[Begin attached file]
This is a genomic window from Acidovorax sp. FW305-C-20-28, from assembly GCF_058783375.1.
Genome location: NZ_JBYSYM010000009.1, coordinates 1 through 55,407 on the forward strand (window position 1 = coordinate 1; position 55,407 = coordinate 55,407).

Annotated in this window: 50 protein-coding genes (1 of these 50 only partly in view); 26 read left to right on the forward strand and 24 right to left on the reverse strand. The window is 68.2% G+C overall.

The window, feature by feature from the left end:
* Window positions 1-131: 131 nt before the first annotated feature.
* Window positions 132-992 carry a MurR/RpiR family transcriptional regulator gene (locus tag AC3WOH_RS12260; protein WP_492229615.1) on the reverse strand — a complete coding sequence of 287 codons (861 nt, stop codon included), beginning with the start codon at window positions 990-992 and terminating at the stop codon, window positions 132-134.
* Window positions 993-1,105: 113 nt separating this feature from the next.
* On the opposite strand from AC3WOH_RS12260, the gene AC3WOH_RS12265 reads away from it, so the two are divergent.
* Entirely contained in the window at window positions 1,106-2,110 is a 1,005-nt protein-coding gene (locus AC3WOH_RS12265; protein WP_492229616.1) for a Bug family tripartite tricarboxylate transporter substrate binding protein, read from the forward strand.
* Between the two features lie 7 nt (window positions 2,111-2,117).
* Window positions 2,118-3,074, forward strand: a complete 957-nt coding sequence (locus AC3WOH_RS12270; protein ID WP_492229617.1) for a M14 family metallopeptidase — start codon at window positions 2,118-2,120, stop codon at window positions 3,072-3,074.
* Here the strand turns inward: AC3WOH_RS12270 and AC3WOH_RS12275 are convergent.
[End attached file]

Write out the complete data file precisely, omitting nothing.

This is a genomic window from Acidovorax sp. FW305-C-20-28, from assembly GCF_058783375.1.
Genome location: NZ_JBYSYM010000009.1, coordinates 1 through 55,407 on the forward strand (window position 1 = coordinate 1; position 55,407 = coordinate 55,407).

Annotated in this window: 50 protein-coding genes (1 of these 50 only partly in view); 26 read left to right on the forward strand and 24 right to left on the reverse strand. The window is 68.2% G+C overall.

The window, feature by feature from the left end:
* Window positions 1-131: 131 nt before the first annotated feature.
* Window positions 132-992 carry a MurR/RpiR family transcriptional regulator gene (locus tag AC3WOH_RS12260; protein WP_492229615.1) on the reverse strand — a complete coding sequence of 287 codons (861 nt, stop codon included), beginning with the start codon at window positions 990-992 and terminating at the stop codon, window positions 132-134.
* Window positions 993-1,105: 113 nt separating this feature from the next.
* On the opposite strand from AC3WOH_RS12260, the gene AC3WOH_RS12265 reads away from it, so the two are divergent.
* Entirely contained in the window at window positions 1,106-2,110 is a 1,005-nt protein-coding gene (locus AC3WOH_RS12265; protein WP_492229616.1) for a Bug family tripartite tricarboxylate transporter substrate binding protein, read from the forward strand.
* Between the two features lie 7 nt (window positions 2,111-2,117).
* Window positions 2,118-3,074, forward strand: a complete 957-nt coding sequence (locus AC3WOH_RS12270; protein ID WP_492229617.1) for a M14 family metallopeptidase — start codon at window positions 2,118-2,120, stop codon at window positions 3,072-3,074.
* Here the strand turns inward: AC3WOH_RS12270 and AC3WOH_RS12275 are convergent.